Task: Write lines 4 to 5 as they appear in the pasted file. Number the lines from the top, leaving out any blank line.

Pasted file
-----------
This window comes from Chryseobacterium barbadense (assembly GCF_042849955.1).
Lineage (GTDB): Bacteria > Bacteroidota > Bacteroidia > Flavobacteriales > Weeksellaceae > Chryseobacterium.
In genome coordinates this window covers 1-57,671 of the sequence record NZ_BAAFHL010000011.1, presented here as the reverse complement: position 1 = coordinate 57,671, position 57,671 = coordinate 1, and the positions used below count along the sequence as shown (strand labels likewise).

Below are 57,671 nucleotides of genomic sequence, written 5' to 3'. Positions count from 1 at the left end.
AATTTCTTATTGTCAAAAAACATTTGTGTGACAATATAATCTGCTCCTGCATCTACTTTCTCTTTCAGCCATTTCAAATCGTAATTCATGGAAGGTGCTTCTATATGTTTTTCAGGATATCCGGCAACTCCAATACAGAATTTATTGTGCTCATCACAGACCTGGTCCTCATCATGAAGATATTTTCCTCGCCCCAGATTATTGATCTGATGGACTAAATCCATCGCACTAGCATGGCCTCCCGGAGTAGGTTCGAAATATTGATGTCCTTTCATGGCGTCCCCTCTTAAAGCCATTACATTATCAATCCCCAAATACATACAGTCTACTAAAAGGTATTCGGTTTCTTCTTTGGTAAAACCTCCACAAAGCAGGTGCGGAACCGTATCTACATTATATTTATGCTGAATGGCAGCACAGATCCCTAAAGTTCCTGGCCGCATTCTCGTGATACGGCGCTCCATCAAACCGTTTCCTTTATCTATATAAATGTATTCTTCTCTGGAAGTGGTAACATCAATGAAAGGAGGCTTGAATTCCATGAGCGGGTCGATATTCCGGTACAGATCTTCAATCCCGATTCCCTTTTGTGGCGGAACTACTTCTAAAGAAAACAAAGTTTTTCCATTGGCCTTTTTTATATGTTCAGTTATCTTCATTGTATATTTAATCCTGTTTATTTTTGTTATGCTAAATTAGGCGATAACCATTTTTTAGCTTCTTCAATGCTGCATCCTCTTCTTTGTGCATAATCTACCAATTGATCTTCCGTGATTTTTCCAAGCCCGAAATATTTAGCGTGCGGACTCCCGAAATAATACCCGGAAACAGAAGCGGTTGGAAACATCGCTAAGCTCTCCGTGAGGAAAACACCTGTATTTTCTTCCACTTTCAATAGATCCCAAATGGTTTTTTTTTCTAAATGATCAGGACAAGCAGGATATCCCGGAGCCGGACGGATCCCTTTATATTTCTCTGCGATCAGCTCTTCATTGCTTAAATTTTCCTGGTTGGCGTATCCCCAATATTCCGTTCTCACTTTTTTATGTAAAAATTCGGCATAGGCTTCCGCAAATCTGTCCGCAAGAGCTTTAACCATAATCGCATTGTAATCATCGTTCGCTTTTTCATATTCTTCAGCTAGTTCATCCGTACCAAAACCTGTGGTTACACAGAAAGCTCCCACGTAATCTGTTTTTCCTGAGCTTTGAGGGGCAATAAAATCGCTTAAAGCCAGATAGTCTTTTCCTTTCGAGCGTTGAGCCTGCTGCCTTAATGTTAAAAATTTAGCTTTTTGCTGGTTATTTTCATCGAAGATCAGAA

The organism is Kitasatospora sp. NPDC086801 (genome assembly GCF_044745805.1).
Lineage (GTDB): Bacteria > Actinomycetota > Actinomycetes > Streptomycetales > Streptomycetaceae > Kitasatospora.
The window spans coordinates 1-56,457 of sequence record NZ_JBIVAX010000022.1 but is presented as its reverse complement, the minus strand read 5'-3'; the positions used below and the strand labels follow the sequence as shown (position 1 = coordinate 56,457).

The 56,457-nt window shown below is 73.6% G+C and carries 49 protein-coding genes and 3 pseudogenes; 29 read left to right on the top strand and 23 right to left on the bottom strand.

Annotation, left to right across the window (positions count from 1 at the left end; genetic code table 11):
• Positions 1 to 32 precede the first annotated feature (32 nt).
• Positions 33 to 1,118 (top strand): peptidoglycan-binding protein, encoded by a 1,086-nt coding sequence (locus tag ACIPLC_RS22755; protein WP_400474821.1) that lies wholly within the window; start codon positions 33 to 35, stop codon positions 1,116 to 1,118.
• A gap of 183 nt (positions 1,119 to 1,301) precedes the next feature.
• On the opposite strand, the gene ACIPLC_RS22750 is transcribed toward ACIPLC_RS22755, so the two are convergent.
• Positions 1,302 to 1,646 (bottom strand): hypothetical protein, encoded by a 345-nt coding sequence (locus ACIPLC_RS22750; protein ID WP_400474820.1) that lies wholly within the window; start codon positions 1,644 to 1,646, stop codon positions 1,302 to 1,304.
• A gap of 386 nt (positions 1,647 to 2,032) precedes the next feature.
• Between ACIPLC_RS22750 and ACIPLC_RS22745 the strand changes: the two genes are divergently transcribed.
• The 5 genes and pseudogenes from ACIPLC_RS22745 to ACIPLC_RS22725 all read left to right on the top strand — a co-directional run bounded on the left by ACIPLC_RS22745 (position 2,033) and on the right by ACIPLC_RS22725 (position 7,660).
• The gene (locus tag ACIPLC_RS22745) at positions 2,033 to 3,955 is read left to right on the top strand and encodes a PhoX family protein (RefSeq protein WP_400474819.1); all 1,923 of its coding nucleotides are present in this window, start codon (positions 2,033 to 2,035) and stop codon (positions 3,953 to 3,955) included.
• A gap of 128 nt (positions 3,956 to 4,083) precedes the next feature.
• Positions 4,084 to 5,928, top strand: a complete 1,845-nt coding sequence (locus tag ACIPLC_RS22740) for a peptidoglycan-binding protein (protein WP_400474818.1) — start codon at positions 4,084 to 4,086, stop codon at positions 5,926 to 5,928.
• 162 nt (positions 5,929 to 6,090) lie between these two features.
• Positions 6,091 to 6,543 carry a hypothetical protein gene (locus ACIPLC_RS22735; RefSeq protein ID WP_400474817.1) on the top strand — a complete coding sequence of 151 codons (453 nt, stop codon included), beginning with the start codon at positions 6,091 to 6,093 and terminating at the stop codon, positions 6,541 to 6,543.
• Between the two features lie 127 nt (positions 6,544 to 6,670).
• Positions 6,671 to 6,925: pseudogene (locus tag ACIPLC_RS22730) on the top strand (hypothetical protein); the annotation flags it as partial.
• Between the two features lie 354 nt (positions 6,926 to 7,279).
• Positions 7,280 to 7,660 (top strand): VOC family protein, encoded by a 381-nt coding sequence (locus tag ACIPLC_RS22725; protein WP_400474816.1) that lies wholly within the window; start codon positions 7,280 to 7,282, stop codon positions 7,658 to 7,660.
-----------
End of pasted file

Below are 57,671 nucleotides of genomic sequence, written 5' to 3'. Positions count from 1 at the left end.
AATTTCTTATTGTCAAAAAACATTTGTGTGACAATATAATCTGCTCCTGCATCTACTTTCTCTTTCAGCCATTTCAAATCGTAATTCATGGAAGGTGCTTCTATATGTTTTTCAGGATATCCGGCAACTCCAATACAGAATTTATTGTGCTCATCACAGACCTGGTCCTCATCATGAAGATATTTTCCTCGCCCCAGATTATTGATCTGATGGACTAAATCCATCGCACTAGCATGGCCTCCCGGAGTAGGTTCGAAATATTGATGTCCTTTCATGGCGTCCCCTCTTAAAGCCATTACATTATCAATCCCCAAATACATACAGTCTACTAAAAGGTATTCGGTTTCTTCTTTGGTAAAACCTCCACAAAGCAGGTGCGGAACCGTATCTACATTATATTTATGCTGAATGGCAGCACAGATCCCTAAAGTTCCTGGCCGCATTCTCGTGATACGGCGCTCCATCAAACCGTTTCCTTTATCTATATAAATGTATTCTTCTCTGGAAGTGGTAACATCAATGAAAGGAGGCTTGAATTCCATGAGCGGGTCGATATTCCGGTACAGATCTTCAATCCCGATTCCCTTTTGTGGCGGAACTACTTCTAAAGAAAACAAAGTTTTTCCATTGGCCTTTTTTATATGTTCAGTTATCTTCATTGTATATTTAATCCTGTTTATTTTTGTTATGCTAAATTAGGCGATAACCATTTTTTAGCTTCTTCAATGCTGCATCCTCTTCTTTGTGCATAATCTACCAATTGATCTTCCGTGATTTTTCCAAGCCCGAAATATTTAGCGTGCGGACTCCCGAAATAATACCCGGAAACAGAAGCGGTTGGAAACATCGCTAAGCTCTCCGTGAGGAAAACACCTGTATTTTCTTCCACTTTCAATAGATCCCAAATGGTTTTTTTTTCTAAATGATCAGGACAAGCAGGATATCCCGGAGCCGGACGGATCCCTTTATATTTCTCTGCGATCAGCTCTTCATTGCTTAAATTTTCCTGGTTGGCGTATCCCCAATATTCCGTTCTCACTTTTTTATGTAAAAATTCGGCATAGGCTTCCGCAAATCTGTCCGCAAGAGCTTTAACCATAATCGCATTGTAATCATCGTTCGCTTTTTCATATTCTTCAGCTAGTTCATCCGTACCAAAACCTGTGGTTACACAGAAAGCTCCCACGTAATCTGTTTTTCCTGAGCTTTGAGGGGCAATAAAATCGCTTAAAGCCAGATAGTCTTTTCCTTTCGAGCGTTGAGCCTGCTGCCTTAATGTTAAAAATTTAGCTTTTTGCTGGTTATTTTCATCGAAGATCAGAA